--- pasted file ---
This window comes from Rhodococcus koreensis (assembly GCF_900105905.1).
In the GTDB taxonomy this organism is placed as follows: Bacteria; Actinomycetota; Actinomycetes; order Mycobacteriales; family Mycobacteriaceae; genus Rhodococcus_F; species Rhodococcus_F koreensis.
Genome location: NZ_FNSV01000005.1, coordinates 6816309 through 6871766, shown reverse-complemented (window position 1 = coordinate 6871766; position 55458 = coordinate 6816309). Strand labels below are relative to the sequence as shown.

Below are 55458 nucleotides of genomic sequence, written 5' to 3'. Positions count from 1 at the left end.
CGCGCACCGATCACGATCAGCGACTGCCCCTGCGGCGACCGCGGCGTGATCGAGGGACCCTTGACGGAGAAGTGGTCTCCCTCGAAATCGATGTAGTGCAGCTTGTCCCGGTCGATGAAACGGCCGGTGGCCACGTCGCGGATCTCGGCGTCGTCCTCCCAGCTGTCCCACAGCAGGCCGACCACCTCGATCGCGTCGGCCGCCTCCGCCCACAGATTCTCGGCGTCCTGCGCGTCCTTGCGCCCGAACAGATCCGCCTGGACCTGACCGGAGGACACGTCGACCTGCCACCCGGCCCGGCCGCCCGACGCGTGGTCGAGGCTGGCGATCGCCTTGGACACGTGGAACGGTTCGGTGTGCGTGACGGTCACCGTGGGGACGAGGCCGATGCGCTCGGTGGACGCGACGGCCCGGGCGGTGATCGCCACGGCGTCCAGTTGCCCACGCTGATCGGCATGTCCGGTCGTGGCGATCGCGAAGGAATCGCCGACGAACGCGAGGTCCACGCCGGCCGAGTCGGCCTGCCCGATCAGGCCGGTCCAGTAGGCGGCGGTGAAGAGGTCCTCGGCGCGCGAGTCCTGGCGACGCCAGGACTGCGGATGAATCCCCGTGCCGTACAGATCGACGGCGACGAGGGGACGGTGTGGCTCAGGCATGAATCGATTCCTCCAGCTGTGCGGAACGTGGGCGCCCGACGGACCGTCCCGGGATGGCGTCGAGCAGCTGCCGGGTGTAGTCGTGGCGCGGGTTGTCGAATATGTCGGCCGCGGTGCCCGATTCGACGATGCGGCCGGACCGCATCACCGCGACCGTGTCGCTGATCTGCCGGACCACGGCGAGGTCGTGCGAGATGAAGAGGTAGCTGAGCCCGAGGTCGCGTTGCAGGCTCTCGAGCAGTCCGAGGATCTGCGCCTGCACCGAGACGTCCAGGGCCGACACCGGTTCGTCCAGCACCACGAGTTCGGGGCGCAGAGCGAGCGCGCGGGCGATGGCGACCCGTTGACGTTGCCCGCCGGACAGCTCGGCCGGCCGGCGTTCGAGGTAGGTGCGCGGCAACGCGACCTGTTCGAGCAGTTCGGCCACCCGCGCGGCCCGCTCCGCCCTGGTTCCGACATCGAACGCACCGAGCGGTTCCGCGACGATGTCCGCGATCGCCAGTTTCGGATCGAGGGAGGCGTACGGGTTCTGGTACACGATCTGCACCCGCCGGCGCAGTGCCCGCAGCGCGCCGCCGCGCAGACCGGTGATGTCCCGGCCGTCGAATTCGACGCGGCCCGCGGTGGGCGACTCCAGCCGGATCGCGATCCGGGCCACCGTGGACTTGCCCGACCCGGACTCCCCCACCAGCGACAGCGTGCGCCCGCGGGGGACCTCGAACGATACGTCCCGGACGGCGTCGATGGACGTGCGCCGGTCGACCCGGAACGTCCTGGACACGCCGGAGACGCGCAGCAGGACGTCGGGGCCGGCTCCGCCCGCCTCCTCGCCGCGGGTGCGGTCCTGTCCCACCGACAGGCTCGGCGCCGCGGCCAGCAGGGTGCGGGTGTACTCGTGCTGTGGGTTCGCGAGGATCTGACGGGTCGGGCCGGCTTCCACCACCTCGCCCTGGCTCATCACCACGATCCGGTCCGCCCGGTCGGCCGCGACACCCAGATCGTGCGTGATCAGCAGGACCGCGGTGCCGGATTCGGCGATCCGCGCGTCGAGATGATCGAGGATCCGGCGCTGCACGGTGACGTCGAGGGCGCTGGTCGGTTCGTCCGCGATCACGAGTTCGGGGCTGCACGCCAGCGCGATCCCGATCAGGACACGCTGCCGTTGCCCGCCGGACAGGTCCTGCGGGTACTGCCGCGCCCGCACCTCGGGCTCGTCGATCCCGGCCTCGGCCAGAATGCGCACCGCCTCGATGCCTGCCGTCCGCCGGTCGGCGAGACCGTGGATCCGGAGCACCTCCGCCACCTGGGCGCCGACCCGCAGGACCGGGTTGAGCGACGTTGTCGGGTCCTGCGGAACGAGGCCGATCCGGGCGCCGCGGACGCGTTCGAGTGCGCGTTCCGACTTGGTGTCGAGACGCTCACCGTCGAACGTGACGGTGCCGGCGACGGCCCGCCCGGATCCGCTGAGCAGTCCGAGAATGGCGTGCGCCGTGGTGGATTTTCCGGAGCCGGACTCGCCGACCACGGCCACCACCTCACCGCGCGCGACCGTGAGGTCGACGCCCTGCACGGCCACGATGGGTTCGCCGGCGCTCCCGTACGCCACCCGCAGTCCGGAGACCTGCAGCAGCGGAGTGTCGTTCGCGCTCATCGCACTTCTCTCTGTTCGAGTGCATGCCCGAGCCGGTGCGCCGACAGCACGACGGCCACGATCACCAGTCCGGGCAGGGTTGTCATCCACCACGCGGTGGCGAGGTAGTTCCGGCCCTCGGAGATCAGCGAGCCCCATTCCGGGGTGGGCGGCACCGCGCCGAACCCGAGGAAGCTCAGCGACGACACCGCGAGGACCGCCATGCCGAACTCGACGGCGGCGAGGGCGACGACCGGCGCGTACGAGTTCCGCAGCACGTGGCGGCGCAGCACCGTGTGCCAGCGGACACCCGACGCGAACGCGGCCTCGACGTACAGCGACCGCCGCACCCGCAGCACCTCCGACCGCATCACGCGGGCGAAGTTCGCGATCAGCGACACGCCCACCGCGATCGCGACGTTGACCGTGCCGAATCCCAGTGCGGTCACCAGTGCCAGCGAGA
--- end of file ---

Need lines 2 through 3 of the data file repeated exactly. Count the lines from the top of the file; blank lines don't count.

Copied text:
In the GTDB taxonomy this organism is placed as follows: Bacteria; Actinomycetota; Actinomycetes; order Mycobacteriales; family Mycobacteriaceae; genus Rhodococcus_F; species Rhodococcus_F koreensis.
Genome location: NZ_FNSV01000005.1, coordinates 6816309 through 6871766, shown reverse-complemented (window position 1 = coordinate 6871766; position 55458 = coordinate 6816309). Strand labels below are relative to the sequence as shown.